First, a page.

Preparing to Open the Business

  1. Develop a plan for staffing your café. Consider hours of operation, wages and applicable overtime and anti-discrimination laws. Research state and federal labor laws on the Internet, through your local Small Business Administration or at your local library.[8]
  2. Interview and hire employees. Place ads online at such sites as Craig's List, Indeed and Choose those who not only are technically savvy and have good references, but also friendly and easy to work with. Make sure to run a background check on each potential employee before hiring.[9]
    • Your local police department can run the background checks for you.
  3. Promote your Internet café in the neighborhood through fliers, advertisements in newspapers, word of mouth and especially social media. You will need to develop a website and can use templates you can find online for free, or use a service like WordPress that starts at about $70. Develop a Facebook page for your business and update it frequently.
    • Consider having a grand opening with door prizes or discount coupons. Advertise the opening in newspapers, radio stations, Facebook, and on your website. You could also offer local entertainment and food.
  4. Listen to and incorporate feedback from your customers. They may want more bandwidth, or may complain about the amount of performance-degrading spyware. You can contract with an expert to solve problems, if you don't already have a suitable administrator.
  5. Evaluate opportunities to expand your business. This could include color printing and copying or hosting computer game competitions. Get customer feedback as to what services and amenities they would like to have in order to determine the demand in your area.


  • Remember to always go the extra mile for your customers. The customer is your first priority.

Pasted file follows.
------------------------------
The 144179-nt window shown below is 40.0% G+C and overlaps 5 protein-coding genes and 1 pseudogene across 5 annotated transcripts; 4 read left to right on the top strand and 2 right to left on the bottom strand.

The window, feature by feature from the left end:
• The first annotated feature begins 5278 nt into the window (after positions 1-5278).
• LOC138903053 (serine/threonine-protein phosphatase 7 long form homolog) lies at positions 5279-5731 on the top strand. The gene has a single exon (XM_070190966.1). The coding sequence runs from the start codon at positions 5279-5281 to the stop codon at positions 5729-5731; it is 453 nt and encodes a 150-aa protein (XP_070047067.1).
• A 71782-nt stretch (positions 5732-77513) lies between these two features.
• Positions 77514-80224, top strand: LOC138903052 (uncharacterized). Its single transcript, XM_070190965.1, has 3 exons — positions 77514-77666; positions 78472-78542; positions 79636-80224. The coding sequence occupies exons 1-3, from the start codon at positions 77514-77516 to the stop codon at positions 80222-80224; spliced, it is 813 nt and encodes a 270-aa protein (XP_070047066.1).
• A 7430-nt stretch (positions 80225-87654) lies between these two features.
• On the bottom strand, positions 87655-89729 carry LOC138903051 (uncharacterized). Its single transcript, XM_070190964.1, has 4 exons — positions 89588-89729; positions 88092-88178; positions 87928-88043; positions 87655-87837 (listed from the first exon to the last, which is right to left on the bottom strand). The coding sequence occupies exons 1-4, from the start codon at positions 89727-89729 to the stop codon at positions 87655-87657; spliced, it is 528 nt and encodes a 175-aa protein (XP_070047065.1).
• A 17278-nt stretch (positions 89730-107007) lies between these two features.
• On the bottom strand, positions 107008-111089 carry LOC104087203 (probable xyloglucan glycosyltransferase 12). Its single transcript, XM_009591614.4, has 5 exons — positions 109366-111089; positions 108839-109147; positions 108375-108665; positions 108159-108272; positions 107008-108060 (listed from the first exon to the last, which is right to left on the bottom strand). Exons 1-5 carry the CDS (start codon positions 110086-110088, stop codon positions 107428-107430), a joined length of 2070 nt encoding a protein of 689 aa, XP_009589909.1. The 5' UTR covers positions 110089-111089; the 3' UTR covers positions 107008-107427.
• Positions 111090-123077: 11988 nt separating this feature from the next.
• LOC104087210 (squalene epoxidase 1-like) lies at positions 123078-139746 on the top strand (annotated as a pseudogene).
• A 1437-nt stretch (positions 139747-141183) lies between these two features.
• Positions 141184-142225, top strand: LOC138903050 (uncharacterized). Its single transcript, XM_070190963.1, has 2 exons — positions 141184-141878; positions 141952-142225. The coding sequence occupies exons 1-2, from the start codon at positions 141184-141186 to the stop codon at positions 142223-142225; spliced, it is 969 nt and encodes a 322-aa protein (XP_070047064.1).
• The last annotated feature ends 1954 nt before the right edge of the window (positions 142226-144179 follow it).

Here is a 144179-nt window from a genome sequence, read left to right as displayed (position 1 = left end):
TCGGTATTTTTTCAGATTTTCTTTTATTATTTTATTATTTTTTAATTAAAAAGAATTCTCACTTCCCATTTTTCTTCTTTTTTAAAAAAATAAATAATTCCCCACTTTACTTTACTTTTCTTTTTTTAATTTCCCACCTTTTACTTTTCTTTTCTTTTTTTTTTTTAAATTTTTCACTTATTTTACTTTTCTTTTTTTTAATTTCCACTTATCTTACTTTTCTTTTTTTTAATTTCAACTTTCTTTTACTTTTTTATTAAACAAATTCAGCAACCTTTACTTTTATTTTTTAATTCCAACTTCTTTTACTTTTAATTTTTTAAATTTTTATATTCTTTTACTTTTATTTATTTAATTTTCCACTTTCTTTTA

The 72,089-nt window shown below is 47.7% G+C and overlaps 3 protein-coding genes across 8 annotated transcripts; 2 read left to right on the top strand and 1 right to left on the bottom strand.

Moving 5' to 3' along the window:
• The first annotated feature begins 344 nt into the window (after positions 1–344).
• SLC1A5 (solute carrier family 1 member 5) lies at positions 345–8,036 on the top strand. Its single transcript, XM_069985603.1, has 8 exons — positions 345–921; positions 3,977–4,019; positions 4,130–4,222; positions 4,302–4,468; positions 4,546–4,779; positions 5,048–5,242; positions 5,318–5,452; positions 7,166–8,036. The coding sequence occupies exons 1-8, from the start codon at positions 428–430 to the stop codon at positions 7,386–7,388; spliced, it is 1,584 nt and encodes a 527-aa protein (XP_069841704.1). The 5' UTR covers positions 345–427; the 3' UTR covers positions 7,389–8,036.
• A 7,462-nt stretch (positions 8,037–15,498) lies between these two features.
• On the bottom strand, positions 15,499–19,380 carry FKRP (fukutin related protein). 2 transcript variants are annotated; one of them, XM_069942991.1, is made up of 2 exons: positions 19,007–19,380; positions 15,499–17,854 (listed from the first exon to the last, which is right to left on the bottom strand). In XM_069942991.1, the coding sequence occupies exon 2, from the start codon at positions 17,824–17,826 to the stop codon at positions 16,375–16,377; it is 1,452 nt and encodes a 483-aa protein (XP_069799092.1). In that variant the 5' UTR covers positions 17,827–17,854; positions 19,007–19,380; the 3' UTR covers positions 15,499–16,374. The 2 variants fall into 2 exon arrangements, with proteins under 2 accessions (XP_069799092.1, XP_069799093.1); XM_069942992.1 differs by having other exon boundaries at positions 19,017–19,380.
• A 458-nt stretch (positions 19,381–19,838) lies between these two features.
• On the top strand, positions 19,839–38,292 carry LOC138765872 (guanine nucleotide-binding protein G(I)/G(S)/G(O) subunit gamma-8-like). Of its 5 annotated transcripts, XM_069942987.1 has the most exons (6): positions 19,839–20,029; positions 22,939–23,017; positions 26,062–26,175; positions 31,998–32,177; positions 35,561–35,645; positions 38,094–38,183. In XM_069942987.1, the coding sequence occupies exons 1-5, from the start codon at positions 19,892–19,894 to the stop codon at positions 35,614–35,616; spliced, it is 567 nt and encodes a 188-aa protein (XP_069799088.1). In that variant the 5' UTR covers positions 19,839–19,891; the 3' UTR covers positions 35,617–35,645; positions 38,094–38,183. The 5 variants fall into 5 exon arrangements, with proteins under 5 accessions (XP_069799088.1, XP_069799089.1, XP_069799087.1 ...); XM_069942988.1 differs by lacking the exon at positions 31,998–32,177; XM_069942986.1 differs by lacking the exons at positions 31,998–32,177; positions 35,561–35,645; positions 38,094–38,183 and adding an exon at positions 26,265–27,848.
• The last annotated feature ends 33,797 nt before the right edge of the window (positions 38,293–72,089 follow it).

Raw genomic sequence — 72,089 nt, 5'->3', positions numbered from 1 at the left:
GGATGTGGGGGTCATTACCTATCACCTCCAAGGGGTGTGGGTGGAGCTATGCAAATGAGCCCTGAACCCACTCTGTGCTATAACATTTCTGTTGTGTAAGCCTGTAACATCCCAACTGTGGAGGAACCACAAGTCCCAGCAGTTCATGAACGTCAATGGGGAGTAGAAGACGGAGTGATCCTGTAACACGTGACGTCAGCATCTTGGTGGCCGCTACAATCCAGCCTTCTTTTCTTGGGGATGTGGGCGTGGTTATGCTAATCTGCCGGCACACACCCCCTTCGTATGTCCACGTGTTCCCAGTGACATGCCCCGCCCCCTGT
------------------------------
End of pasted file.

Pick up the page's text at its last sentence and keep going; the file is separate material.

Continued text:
• Your customers' job is to pay and your job is to serve them, making sure they are satisfied and being able to answer any of their questions.
  • Continue to evaluate your performance as a business and keep track of what works and what does not.
  • Anticipate and adapt to local conditions.


  • Install some sort of basic network traffic monitors without invading your customers' privacy but at the same time, keeping an eye out for excessive bandwidth use.
  • If copyright infringement is a problem, educate your customers as to what is legal and what is not and consider blocking peer-to-peer ports if it gets out of hand.
  • Save Money on Computer Software by Using Free Software rather than install illegal copies of software on your computers to avoid potential lawsuits.

Things You'll Need

  • Business plan
  • Computers (high-quality devices complete with monitors, mouse devices and keyboards)
  • Software (Operating systems, productivity software, gaming software)
  • Networking equipment (routers, switches, cabling)
  • Uninterruptable power supply (UPS) units to protect from power surges
  • Furniture

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Sources and Citations